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Nepal Earthquake

Nepal Earthquake: Climber Melissa Arnot Says Her ‘Heart Is Broken’ After Everest Avalanche

Scene of Mt. Everest base camp evacuations revealed 2:15

Melissa Arnot, who hopes to become the first American woman to climb Mount Everest without the aid of oxygen support, said Tuesday her "heart is broken" over the deadly avalanche on the world's tallest peak.

The 7.8-magnitude earthquake that struck Nepal on Saturday triggered an avalanche which killed at least 18 people on Mount Everest.

"My heart is broken for all the loss and all the impact on rescuers in the last few days," Arnot said on Instagram. "We are trying to see now where our team can best be used and trying to adjust our reality to this new one."

Arnot, 31, also posted a photo Tuesday which was taken before the avalanche as she and others descended from Lobuche Peak — where they were sleeping to acclimatize to high altitudes.

The climber said on the photo-sharing website that she and her team were not in any danger during the avalanche and asked people to donate to The Juniper Fund, which supports local mountain workers and their families.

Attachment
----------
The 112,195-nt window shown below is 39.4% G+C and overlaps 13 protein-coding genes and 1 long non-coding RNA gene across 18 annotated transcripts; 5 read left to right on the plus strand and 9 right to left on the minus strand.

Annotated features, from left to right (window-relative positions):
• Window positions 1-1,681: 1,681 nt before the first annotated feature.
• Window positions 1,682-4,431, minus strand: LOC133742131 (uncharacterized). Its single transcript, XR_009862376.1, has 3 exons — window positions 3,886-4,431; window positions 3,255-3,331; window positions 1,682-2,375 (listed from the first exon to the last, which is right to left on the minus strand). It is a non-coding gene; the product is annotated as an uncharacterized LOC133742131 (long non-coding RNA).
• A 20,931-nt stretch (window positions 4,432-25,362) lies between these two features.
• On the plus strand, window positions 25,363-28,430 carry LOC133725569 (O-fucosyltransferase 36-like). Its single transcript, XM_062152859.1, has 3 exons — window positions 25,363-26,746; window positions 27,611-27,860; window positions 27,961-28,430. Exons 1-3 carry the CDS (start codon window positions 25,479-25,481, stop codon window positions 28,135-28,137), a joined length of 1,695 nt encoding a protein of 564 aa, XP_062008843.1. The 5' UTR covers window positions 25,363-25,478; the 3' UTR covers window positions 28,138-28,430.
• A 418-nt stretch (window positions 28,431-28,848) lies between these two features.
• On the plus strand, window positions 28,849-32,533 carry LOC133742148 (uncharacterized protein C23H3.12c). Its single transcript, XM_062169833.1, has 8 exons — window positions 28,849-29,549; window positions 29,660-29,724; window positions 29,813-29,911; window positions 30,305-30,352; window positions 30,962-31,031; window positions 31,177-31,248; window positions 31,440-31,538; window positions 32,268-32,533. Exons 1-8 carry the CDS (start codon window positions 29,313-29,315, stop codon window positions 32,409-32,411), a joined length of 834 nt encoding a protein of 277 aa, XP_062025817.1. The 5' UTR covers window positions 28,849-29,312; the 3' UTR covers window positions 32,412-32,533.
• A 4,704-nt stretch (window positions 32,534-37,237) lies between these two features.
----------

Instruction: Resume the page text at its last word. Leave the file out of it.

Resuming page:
"Thank you all for your support, not only for me but also for this community and this country that I hold so close to my heart," she wrote.

Arnot had said she initially planned to make her final ascent in mid-May. While mountaineers have said the avalanche means the end of this year’s climbing season, Arnot has not announced whether she plans to cancel her attempt this year.

Arnot tried to climb Mount Everest in 2014, but the effort was derailed after an avalanche in April of that year killed 16 sherpas who were trying to carve out a route for climbers. Until the most recent avalanche, that disaster was the deadliest day recorded on the mountain.

Survivor Pulled From Rubble 80 Hours After Nepal Earthquake Hit 2:33

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